ANCHORAGE (Reuters) – The world’s most famous dog racing contest gets underway on Saturday when 57 mushers and their canine teams line up in downtown Anchorage to start the Iditarod Trail Sled Dog Race, with expectations for heavy snow on the trail this year.
FILE PHOTO: Aliy Zirkle and her dogs head out at the ceremonial start of the 47th Iditarod Trail Sled Dog Race in Anchorage, Alaska, U.S. March 2, 2019. REUTERS/Kerry Tasker/File Photo
The untimed and ceremonial 11-mile (18-km) jaunt in Alaska’s biggest city will kick off the 1,000-mile race into the wilderness. Timed competition starts Sunday in the small community of Willow north of Anchorage. The winner is expected in the Bering Sea town of Nome about nine days after that.
The winner will take home about $55,000, with the exact amount yet to be determined, and a new truck, said Chas St. George, the Iditarod’s chief operations officer.
All mushers can expect “an epic amount of snow” on the trail this year, said Mark Nordman, the race’s director and marshal.
In recent years, Iditarod racers have contended with unusually warm winter conditions that left parts of the trail bare. Not so in 2020, thanks to a reversion to cold winter weather.
“The snow in many places is well over my head,” Nordman said at a news conference on Wednesday.
Bountiful snow brings its own challenges, including increased risks of encounters with moose that prefer packed-down snow to walking through deep drifts, Nordman said.
Other challenges for the Iditarod have been the loss of corporate sponsors and continued attacks from animal-rights activities.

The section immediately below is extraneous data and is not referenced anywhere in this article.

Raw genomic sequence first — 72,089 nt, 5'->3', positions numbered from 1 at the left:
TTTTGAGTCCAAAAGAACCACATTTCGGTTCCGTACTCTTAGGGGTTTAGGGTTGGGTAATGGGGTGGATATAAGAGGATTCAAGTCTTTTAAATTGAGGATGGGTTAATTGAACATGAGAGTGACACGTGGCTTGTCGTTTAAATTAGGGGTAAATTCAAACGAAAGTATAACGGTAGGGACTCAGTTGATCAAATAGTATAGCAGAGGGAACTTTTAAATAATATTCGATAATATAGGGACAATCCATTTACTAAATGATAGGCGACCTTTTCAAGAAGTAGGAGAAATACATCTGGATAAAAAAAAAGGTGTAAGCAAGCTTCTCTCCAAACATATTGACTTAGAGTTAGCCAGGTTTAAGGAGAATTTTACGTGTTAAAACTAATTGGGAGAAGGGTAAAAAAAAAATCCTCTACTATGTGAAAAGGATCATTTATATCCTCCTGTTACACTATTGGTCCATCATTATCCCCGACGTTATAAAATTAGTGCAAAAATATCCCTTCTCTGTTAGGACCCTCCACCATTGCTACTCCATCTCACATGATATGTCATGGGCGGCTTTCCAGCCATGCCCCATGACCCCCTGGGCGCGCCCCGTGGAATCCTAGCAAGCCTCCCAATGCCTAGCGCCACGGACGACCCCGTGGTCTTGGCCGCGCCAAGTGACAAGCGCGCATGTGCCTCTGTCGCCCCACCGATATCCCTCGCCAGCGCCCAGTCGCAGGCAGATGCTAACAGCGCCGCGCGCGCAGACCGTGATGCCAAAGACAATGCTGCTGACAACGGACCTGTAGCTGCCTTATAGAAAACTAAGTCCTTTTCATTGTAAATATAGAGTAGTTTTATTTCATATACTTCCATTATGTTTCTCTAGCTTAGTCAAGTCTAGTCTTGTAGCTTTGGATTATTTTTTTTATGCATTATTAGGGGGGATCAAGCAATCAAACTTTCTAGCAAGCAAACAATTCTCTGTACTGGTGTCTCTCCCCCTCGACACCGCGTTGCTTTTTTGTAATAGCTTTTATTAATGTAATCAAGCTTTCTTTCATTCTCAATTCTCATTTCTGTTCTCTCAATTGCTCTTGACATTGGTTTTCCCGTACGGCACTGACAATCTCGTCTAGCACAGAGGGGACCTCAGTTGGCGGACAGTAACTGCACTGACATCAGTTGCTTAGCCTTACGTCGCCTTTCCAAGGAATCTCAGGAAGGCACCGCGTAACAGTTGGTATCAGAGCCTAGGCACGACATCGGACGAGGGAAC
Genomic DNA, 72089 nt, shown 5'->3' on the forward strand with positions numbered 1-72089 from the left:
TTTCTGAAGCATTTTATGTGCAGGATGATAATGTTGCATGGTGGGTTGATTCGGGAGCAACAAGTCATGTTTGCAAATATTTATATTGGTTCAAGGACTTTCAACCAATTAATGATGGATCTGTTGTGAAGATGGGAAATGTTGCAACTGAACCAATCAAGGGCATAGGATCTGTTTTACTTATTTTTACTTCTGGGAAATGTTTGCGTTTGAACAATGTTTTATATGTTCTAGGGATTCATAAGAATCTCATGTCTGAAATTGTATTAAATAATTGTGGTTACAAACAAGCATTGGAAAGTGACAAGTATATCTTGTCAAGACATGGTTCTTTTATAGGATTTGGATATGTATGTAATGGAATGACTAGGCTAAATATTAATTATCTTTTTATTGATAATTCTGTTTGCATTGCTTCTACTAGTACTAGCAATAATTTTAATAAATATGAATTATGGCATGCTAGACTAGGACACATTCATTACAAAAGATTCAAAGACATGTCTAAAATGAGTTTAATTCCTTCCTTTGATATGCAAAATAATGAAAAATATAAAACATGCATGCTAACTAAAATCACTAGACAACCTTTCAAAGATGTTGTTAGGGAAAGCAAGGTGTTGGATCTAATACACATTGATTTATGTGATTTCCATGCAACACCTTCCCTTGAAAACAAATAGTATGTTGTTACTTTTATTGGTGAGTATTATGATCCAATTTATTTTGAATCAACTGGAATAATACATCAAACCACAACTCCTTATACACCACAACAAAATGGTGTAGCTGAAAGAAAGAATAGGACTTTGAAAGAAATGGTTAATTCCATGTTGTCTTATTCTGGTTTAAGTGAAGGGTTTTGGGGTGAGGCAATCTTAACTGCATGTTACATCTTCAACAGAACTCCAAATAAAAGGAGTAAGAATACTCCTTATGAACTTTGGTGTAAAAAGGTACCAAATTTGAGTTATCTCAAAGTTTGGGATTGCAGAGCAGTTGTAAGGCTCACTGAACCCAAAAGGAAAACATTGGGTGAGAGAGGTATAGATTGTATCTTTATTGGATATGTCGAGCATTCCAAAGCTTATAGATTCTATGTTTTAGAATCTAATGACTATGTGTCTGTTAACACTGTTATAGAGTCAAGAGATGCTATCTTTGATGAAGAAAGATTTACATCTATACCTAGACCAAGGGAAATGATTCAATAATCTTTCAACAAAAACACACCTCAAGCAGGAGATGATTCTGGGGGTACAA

On Monday, People for the Ethical Treatment of Animals took credit for convincing Alaska Airlines, a 40-year Iditarod sponsor, to end its support of the race after this year.
“PETA and every kind person opposed to cruelty to dogs is flying high over Alaska Airlines’ decision to stop sponsoring the Iditarod,” Tracy Reiman, PETA’s executive vice president, said in a statement.
Rob Urbach, who took over as chairman of the Iditarod race committee after six years at the helm of USA Triathlon, said PETA is portraying the sled dog race inaccurately.
“It’s totally fake news. It’s a huge disinformation campaign,” he said.
The Iditarod has created new ways to bring in revenue and fans, such as an “Iditarod Trifecta” that allows people to bet on the race outcome, and an expansion of its online video subscription service, he said.
That service is gaining users far from Alaska.
“We’re seeing good numbers out of China,” he said.
(This story has been refiled to fix typo in byline)
Reporting by Yereth Rosen; Editing by Bill Tarrant and Paul Simao